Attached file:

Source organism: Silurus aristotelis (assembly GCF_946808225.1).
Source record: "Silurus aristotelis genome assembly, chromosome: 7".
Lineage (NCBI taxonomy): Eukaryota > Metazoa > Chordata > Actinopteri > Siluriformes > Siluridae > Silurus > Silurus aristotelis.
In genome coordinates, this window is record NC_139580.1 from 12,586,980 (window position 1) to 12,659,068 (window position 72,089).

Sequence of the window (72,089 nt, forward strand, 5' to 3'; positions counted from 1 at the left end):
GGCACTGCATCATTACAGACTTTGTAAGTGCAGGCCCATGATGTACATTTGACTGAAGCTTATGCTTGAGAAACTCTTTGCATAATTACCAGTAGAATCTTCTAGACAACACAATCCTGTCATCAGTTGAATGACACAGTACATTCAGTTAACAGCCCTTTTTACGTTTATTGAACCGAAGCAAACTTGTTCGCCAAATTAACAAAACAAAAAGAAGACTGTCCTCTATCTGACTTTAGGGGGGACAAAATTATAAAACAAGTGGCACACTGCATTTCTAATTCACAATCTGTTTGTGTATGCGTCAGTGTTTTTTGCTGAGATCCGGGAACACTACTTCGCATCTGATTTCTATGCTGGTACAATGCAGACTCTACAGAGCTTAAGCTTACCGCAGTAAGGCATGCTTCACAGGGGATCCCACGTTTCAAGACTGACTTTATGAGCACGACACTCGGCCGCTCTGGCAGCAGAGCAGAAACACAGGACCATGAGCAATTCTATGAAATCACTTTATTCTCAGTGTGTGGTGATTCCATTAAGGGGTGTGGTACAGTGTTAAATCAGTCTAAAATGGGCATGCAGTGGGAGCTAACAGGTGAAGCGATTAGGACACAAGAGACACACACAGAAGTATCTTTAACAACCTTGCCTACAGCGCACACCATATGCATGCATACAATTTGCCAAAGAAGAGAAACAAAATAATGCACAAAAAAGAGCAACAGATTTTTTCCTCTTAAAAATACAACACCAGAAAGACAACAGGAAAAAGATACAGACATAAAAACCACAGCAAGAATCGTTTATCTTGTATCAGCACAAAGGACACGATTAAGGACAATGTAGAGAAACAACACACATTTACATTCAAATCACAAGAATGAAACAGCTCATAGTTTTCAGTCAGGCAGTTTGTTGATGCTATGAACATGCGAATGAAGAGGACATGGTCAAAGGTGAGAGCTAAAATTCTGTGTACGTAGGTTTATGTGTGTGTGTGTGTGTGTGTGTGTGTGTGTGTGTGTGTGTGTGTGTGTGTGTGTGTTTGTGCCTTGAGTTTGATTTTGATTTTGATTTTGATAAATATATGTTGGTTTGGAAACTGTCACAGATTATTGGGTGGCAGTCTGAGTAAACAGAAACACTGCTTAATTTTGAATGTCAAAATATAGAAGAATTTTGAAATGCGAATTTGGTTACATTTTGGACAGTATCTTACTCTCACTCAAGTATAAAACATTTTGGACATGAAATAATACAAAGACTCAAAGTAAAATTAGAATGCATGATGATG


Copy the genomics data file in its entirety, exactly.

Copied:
Source organism: Silurus aristotelis (assembly GCF_946808225.1).
Source record: "Silurus aristotelis genome assembly, chromosome: 7".
Lineage (NCBI taxonomy): Eukaryota > Metazoa > Chordata > Actinopteri > Siluriformes > Siluridae > Silurus > Silurus aristotelis.
In genome coordinates, this window is record NC_139580.1 from 12,586,980 (window position 1) to 12,659,068 (window position 72,089).

Sequence of the window (72,089 nt, forward strand, 5' to 3'; positions counted from 1 at the left end):
GGCACTGCATCATTACAGACTTTGTAAGTGCAGGCCCATGATGTACATTTGACTGAAGCTTATGCTTGAGAAACTCTTTGCATAATTACCAGTAGAATCTTCTAGACAACACAATCCTGTCATCAGTTGAATGACACAGTACATTCAGTTAACAGCCCTTTTTACGTTTATTGAACCGAAGCAAACTTGTTCGCCAAATTAACAAAACAAAAAGAAGACTGTCCTCTATCTGACTTTAGGGGGGACAAAATTATAAAACAAGTGGCACACTGCATTTCTAATTCACAATCTGTTTGTGTATGCGTCAGTGTTTTTTGCTGAGATCCGGGAACACTACTTCGCATCTGATTTCTATGCTGGTACAATGCAGACTCTACAGAGCTTAAGCTTACCGCAGTAAGGCATGCTTCACAGGGGATCCCACGTTTCAAGACTGACTTTATGAGCACGACACTCGGCCGCTCTGGCAGCAGAGCAGAAACACAGGACCATGAGCAATTCTATGAAATCACTTTATTCTCAGTGTGTGGTGATTCCATTAAGGGGTGTGGTACAGTGTTAAATCAGTCTAAAATGGGCATGCAGTGGGAGCTAACAGGTGAAGCGATTAGGACACAAGAGACACACACAGAAGTATCTTTAACAACCTTGCCTACAGCGCACACCATATGCATGCATACAATTTGCCAAAGAAGAGAAACAAAATAATGCACAAAAAAGAGCAACAGATTTTTTCCTCTTAAAAATACAACACCAGAAAGACAACAGGAAAAAGATACAGACATAAAAACCACAGCAAGAATCGTTTATCTTGTATCAGCACAAAGGACACGATTAAGGACAATGTAGAGAAACAACACACATTTACATTCAAATCACAAGAATGAAACAGCTCATAGTTTTCAGTCAGGCAGTTTGTTGATGCTATGAACATGCGAATGAAGAGGACATGGTCAAAGGTGAGAGCTAAAATTCTGTGTACGTAGGTTTATGTGTGTGTGTGTGTGTGTGTGTGTGTGTGTGTGTGTGTGTGTGTGTGTGTGTGTGTTTGTGCCTTGAGTTTGATTTTGATTTTGATTTTGATAAATATATGTTGGTTTGGAAACTGTCACAGATTATTGGGTGGCAGTCTGAGTAAACAGAAACACTGCTTAATTTTGAATGTCAAAATATAGAAGAATTTTGAAATGCGAATTTGGTTACATTTTGGACAGTATCTTACTCTCACTCAAGTATAAAACATTTTGGACATGAAATAATACAAAGACTCAAAGTAAAATTAGAATGCATGATGATG